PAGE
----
Panic Button: Lawmakers push safety after incident involving gun advocates is caught on camera

On the first day of the 84th Legislative session, Democratic Representative Poncho Nevarez from Eagle Pass hadn't even been down on the floor for the swearing-in ceremony yet... when members of Open Carry Tarrant County came into his office to get his support for HB 195, a "Constitutional Carry" bill.

"When I told the gentlemen that the way the legislation was written, I would not vote for it...they kind of became unhinged," Nevarez said.

"As far as I'm concerned, you're a tyrant to the constitution," a voice can be heard in a viral video taken of the incident.

That's when Nevarez asked them to leave.

But the voice behind the camera, Kory Watkins, wasn't done yet. He put his foot in the door to prevent Nevarez from closing it.

"I'm a big boy in the sense that that kind of stuff kind of...it's water off a duck's back. But I think I felt...my guests, certainly my family and children were somewhat uneasy about what was going on," Nevarez said.

We spoke with Watkins by phone who doesn't regret a second.

"People need to start standing up for their rights," Watkins said.

Watkins says it was him that put his foot in the door.

"I just wanted to have one last say of 'Read the Constitution' and be about my way. I didn't do anything you know...unruly or anything," Watkins said.

C.J. Grisham is with Open Carry Texas. He wants to assure everyone his group has nothing to do with Open Carry Tarrant County.

"I was appalled! I was extremely appalled," Grisham said.

Grisham says he had walked with those guys to a few offices before realizing he didn't want to be seen with them.

"The point was when we had a Republican member who just hadn't read the bill yet. All he said was 'Hey I support gun rights but I haven't read the bill yet' and then they were rude to that guy," Grisham said.

Justin Delosh with Lone Star Gun Rights has his own video to show...exchanges with lawmakers where the situation stayed respectful.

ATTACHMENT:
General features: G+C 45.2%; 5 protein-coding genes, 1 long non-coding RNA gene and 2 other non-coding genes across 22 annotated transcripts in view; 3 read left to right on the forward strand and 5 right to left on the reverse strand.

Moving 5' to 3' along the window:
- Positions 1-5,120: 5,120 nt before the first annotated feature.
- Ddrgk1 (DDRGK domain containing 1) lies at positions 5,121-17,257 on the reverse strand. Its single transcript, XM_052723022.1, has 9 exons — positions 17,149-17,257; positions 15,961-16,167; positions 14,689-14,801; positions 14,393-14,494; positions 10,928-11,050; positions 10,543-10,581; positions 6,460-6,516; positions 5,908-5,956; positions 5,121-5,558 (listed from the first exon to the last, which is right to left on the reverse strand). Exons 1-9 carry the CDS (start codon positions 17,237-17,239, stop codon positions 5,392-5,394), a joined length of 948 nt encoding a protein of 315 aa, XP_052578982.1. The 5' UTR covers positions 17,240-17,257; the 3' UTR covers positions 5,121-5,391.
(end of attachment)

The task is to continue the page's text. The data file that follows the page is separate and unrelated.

"We peacefully dropped off 15,000 petitions yesterday and we visited with all 181 legislators with no incident. Even if they didn't agree with our issue, they still politely took our petitions," Delosh said.

Grisham says there's a right way and a wrong way to deal with people.

"Kory lacks that tact, he lacks that finesse in understanding of how to deal with legislators and get legislation passed. You don't just shove a piece of paper in their face and say 'support this or we're gonna berate you for the next 20 minutes,'" Grisham said.

"I have actually heard different. I have heard nothing but positive thoughts of...50-something friend requests in the past couple of hours, all kinds of good messages coming my way," Watkins said.

On Wednesday, the house amended a routine administration bill that gives lawmakers more discretion about who can come and go...and also the option to put in a panic button.

As for Navarez who has received physical threats since what happened Tuesday...he can see the benefit.

"I don't think it's a bad idea, I mean I think that there might be a situation where we need...we need the DPS to come quick," he said.

"Sounds like they're a bunch of cowards running from liberty," said Watkins.

San Antonio Democratic Rep Trey Martinez Fischer sponsored the amendment to allow for panic buttons today.

He believes some lawmakers already have them. But this will make sure any house member can request one and it's expected to be easier to pay for as well.

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